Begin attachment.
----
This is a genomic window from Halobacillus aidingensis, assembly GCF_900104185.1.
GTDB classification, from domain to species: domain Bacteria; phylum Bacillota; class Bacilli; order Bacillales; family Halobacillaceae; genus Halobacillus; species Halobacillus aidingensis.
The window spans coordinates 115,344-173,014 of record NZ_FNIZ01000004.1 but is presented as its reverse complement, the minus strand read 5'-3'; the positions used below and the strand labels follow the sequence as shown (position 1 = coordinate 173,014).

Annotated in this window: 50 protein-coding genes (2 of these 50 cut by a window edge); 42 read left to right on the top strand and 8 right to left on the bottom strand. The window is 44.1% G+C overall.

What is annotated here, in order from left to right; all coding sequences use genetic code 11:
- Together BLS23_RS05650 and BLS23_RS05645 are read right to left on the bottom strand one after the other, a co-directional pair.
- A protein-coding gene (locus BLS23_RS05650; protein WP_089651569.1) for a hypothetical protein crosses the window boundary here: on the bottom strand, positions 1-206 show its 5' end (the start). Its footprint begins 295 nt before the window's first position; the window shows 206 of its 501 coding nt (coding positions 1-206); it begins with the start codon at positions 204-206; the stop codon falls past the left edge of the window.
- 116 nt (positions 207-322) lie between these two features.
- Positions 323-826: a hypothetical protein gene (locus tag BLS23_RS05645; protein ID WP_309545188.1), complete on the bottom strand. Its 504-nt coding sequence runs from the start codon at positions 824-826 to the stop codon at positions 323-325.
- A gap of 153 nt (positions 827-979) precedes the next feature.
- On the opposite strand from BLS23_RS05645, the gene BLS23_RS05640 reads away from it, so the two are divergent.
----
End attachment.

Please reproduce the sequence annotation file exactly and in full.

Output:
This is a genomic window from Halobacillus aidingensis, assembly GCF_900104185.1.
GTDB classification, from domain to species: domain Bacteria; phylum Bacillota; class Bacilli; order Bacillales; family Halobacillaceae; genus Halobacillus; species Halobacillus aidingensis.
The window spans coordinates 115,344-173,014 of record NZ_FNIZ01000004.1 but is presented as its reverse complement, the minus strand read 5'-3'; the positions used below and the strand labels follow the sequence as shown (position 1 = coordinate 173,014).

Annotated in this window: 50 protein-coding genes (2 of these 50 cut by a window edge); 42 read left to right on the top strand and 8 right to left on the bottom strand. The window is 44.1% G+C overall.

What is annotated here, in order from left to right; all coding sequences use genetic code 11:
- Together BLS23_RS05650 and BLS23_RS05645 are read right to left on the bottom strand one after the other, a co-directional pair.
- A protein-coding gene (locus BLS23_RS05650; protein WP_089651569.1) for a hypothetical protein crosses the window boundary here: on the bottom strand, positions 1-206 show its 5' end (the start). Its footprint begins 295 nt before the window's first position; the window shows 206 of its 501 coding nt (coding positions 1-206); it begins with the start codon at positions 204-206; the stop codon falls past the left edge of the window.
- 116 nt (positions 207-322) lie between these two features.
- Positions 323-826: a hypothetical protein gene (locus tag BLS23_RS05645; protein ID WP_309545188.1), complete on the bottom strand. Its 504-nt coding sequence runs from the start codon at positions 824-826 to the stop codon at positions 323-325.
- A gap of 153 nt (positions 827-979) precedes the next feature.
- On the opposite strand from BLS23_RS05645, the gene BLS23_RS05640 reads away from it, so the two are divergent.